MERS virus kills man in UAE

January 27, 2016

The MERS coronavirus has killed a man in the United Arab Emirates, the Abu Dhabi health authority said on Tuesday.

The 73-year-old was confirmed to be infected with Middle East Respiratory Syndrome (MERS) earlier this month and also infected a woman who has since recovered, the authority said in a statement carried by WAM state news agency.

In June 2014, UAE authorities said MERS had killed 10 people and infected 68 others in the seven-member federation since March 2013.

Neighbouring Saudi Arabia remains the country worst hit by the virus, with 1,286 cases of infection and 551 deaths, according to Saudi authorities.

Globally, there have been 1,630 confirmed cases and 586 fatalities, according to the World Health Organization.

MERS is considered a deadlier but less transmissible cousin of the SARS virus that appeared in Asia in 2003 and infected 8,273 people, nine percent of whom died.

Like SARS, it appears to cause a lung infection, with patients suffering coughing, breathing difficulties and a temperature.

MERS differs in that it also causes rapid kidney failure.

Explore further: Oman reports first MERS death in nearly a year

Related Stories

Oman reports first MERS death in nearly a year

January 8, 2015
Oman reported Thursday its first death of a person from Middle East Respiratory Syndrome coronavirus (MERS-CoV) in nearly a year.

Saudis announce two new MERS deaths

May 20, 2014
Saudi Arabia on Tuesday reported two new deaths from the MERS coronavirus, taking to 175 the overall number of fatalities from the respiratory disease in the world's worst-hit country.

UAE coronavirus death toll rises to 10 (Update)

June 4, 2014
The MERS coronavirus has killed 10 people and infected 68 in the United Arab Emirates since March 2013, the health minister said in comments published in the media on Wednesday.

Saudi announces new MERS death

May 19, 2014
Saudi health authorities reported Monday a new death from the MERS coronavirus, taking to 169 the overall number of fatalities from the disease in the world's worst-hit country.

First MERS infections detected in Algeria

May 31, 2014
Algeria reported its first two cases of the deadly MERS virus on Saturday, both among pilgrims returning from Saudi Arabia, where most cases and deaths from the disease have been reported.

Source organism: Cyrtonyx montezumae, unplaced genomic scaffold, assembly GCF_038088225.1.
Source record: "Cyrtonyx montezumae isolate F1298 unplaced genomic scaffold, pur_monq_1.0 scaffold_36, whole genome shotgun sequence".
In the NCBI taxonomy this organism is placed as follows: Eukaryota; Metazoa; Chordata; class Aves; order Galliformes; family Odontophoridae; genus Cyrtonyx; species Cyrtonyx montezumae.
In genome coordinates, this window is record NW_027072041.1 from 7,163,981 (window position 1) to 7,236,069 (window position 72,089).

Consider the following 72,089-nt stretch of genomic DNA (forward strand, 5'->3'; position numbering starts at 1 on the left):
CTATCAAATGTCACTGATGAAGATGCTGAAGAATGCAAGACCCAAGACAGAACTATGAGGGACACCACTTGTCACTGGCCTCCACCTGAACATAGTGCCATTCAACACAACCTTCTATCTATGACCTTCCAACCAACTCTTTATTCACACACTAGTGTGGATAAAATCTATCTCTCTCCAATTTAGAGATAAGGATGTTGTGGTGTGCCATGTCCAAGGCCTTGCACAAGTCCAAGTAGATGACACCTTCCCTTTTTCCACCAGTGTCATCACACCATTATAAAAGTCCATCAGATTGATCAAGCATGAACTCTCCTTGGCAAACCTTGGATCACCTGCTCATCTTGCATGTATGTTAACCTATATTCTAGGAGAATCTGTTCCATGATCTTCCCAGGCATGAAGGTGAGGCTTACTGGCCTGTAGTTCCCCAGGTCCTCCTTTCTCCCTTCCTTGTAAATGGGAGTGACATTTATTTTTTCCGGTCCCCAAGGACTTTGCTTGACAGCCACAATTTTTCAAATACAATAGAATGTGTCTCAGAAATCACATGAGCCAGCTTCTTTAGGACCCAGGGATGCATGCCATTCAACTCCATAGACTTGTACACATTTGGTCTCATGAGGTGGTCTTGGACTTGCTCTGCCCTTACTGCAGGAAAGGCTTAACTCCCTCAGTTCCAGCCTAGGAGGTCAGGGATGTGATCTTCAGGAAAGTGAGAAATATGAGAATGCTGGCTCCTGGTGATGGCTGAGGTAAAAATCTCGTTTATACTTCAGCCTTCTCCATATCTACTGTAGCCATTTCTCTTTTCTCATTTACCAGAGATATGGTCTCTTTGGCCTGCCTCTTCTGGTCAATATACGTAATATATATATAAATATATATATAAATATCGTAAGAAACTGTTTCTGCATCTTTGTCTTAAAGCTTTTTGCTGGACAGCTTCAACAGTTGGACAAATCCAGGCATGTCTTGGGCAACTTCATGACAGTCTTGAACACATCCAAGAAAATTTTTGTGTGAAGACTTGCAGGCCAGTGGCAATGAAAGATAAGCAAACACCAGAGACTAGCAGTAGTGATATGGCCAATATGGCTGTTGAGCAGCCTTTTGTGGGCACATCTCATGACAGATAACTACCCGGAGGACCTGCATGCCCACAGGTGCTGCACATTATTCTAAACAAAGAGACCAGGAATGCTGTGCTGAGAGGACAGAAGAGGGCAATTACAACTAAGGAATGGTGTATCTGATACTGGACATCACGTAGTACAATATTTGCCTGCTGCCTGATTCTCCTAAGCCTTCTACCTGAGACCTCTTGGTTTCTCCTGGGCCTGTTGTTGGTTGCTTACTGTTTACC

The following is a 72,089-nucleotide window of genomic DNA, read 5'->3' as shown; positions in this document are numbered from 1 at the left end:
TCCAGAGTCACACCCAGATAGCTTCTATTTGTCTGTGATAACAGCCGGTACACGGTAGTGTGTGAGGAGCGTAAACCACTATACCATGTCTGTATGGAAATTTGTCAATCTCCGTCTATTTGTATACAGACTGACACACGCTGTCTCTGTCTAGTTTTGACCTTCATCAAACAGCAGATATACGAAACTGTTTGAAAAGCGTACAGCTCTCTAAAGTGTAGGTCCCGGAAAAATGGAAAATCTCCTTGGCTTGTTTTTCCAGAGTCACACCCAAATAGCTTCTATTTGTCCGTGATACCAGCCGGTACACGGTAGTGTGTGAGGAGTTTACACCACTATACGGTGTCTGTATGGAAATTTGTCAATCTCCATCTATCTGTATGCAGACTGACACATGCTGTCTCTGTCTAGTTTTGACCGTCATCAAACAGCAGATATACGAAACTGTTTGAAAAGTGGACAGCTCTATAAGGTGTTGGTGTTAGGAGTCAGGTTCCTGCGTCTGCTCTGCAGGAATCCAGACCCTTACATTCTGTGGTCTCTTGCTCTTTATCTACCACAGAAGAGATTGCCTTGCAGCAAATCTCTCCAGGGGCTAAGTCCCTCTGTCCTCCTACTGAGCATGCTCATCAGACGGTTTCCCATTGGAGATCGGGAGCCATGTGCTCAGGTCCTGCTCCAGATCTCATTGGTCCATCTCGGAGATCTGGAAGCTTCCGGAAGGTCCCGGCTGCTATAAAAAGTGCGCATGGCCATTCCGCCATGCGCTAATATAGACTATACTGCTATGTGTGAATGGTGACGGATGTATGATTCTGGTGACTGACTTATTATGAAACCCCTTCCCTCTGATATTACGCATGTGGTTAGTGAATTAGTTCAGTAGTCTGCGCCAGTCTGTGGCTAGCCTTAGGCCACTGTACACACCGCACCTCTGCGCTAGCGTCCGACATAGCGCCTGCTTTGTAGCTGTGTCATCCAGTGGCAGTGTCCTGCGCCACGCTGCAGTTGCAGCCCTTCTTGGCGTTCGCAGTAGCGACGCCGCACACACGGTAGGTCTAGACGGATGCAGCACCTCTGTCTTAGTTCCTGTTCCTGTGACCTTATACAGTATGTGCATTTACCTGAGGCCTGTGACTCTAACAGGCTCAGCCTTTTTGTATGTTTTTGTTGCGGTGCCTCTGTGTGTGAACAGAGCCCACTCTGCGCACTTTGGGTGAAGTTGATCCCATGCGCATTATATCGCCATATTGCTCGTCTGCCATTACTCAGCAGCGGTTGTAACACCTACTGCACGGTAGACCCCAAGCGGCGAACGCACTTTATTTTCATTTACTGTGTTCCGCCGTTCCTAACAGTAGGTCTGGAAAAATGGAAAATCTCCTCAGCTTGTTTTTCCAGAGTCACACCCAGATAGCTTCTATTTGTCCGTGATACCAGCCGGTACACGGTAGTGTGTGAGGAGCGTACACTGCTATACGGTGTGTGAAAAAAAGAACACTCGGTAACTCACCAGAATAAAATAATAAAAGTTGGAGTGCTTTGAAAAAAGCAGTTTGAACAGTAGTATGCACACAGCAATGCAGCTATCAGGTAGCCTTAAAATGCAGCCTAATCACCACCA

MERS virus strikes Jordan couple in UAE

November 29, 2013
Two new cases of the potentially deadly MERS respiratory virus, including a heavily pregnant woman, have been reported in the United Arab Emirates, media Friday cited health authorities as saying.

Recommended for you

Groundbreaking investigative effort identifies gonorrhea vaccine candidates

September 19, 2017
Researchers at Oregon State University have identified a pair of proteins that show promise as the basis for a gonorrhea vaccine.

Snail fever progression linked to nitric oxide production

September 14, 2017
Bilharzia, caused by a parasitic worm found in freshwater called Schistosoma, infects around 200 million people globally and its advance can lead to death, especially in children in developing countries.

Systems analysis points to links between Toxoplasma infection and common brain diseases

September 13, 2017
More than 2 billion people - nearly one out of every three humans on earth, including about 60 million people in the United States - have a lifelong infection with the brain-dwelling parasite Toxoplasma gondii.

Study clears important hurdle toward developing an HIV vaccine

September 13, 2017
An international team of researchers has demonstrated a way of overcoming one of the major stumbling blocks that has prevented the development of a vaccine against HIV: the ability to generate immune cells that stay in circulation ...

As 'flesh-eating' Leishmania come closer, a vaccine against them does, too

September 13, 2017
Parasites that ulcerate the skin, can disfigure the face, and may fatally mutilate its victim's internal organs are creeping closer to the southern edges of the United States.

Promising clinical trial results could give doctors a new tool against drug-resistant strains of malaria parasite

September 13, 2017
Tulane University researchers have developed a new drug that is effective against non-severe cases of malaria, according to results from an FDA-supervised clinical trial published in the latest issue of The Lancet Infectious ...

0 comments

Please sign in to add a comment. Registration is free, and takes less than a minute. Read more

Click here to reset your password.
Sign in to get notified via email when new comments are made.